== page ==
Wednesday, October 05, 2011

I am the 99%

I am a college dropout.  Lack of imagination in the 1960s has led to poverty in 2010.  I couldn't figure out what I was doing in college, so I left.  I went to secretarial school and worked in offices.

I stayed home when my kids were small.  Single motherhood hit in the 80s, and I cleaned houses, did yard work, waxed cars, washed dogs, sewed, babysat; in short, I used the skills I had to make a living for myself and my children.  After they got older, I worked at any job I could get. Food service at the hospital, housekeeping crew at a home for the elderly, clean room laundry, plastics plant, Goodwill, Half Price Books, fast food...and finally, I got a job doing what I had done as a hobby for years.  I work for a theater costumer.  Surprise, surprise--it doesn't pay a lot of money.

I quit one decent retail job (with benefits) to look after my mother-in-law, so my husband could teach without worrying about her.  Now, she is dead and so is he.

I am 62 years old, and my job has no benefits.  It's not even full time, so if the shop closes, I'll be unemployed without any insurance.  If I wait until I'm 70 to collect Social Security, I will still get under $1000/month, because I have been underemployed all my life, with huge gaps when I stayed home to look after other people.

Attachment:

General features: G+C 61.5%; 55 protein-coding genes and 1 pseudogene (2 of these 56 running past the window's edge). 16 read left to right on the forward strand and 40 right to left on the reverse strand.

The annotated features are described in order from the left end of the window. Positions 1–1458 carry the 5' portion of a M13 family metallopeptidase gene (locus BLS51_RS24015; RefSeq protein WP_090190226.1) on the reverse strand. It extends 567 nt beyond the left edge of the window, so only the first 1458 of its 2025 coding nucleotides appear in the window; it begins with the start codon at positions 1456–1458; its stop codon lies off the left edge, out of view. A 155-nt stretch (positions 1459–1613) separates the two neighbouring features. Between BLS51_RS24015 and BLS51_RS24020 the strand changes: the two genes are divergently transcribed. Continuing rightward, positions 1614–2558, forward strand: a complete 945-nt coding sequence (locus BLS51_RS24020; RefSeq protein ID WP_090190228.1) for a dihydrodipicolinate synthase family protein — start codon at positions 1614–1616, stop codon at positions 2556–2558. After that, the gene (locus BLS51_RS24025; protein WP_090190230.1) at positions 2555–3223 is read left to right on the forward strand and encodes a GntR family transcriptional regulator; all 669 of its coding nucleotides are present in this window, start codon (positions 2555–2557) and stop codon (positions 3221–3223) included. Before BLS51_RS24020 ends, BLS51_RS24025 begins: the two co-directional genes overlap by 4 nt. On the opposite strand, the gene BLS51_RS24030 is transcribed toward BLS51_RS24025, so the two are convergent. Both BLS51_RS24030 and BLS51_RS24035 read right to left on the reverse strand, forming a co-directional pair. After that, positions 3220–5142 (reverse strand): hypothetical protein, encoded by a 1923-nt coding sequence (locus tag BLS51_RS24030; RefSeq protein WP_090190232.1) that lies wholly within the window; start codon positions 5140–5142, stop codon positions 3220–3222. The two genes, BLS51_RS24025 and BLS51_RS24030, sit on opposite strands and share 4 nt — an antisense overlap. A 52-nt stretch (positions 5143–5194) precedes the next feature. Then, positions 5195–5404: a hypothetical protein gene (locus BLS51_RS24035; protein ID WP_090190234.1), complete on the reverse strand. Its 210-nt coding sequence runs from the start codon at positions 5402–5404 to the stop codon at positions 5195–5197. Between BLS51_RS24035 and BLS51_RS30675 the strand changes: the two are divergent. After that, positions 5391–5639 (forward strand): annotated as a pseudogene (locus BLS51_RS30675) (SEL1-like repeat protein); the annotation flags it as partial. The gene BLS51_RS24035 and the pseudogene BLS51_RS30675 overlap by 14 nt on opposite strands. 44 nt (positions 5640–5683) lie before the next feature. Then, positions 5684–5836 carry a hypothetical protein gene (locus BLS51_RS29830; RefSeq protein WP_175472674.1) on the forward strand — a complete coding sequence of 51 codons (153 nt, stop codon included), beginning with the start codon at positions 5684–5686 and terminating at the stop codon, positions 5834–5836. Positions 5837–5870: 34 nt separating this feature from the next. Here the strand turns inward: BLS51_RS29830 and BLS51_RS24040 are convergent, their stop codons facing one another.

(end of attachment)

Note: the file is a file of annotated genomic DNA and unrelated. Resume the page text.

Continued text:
They say, "Well, you've got your health," which is true.  So far.  The knees are a little wonky and the weight is a little much, and there are a couple of spots here and there I'm keeping an eye on, but at least I don't have anything chronic and expensive, requiring medications.

So, I will keep plodding on from paycheck to paycheck and hoping for the best. 

Like the rest of the 99%.


  1. In July you posted that you weren't going to be able to get Jim's Social Security because you weren't married to him long enough to qualify. At the time I wrote you an e-mail, but never got a response. As far as I can tell, there is no minimum length of time of the marriage for you to qualify for his benefits. My sister was married to a guy for a year, and he died, and she is getting his benefits. The ten years minimum only applies to a DIVORCED spouse. I don't mean to be interfering here, but I think you need to look into getting Jim's Social Security. Somebody has steered you wrong. Just look at the Social Security site. There is nothing about a minimum length of marriage.


  2. I have found that I actually will be able to claim Jim's SS, but it's not going to be a whole lot more than mine will be, because he taught for so many years. I am still deciding how to proceed with that.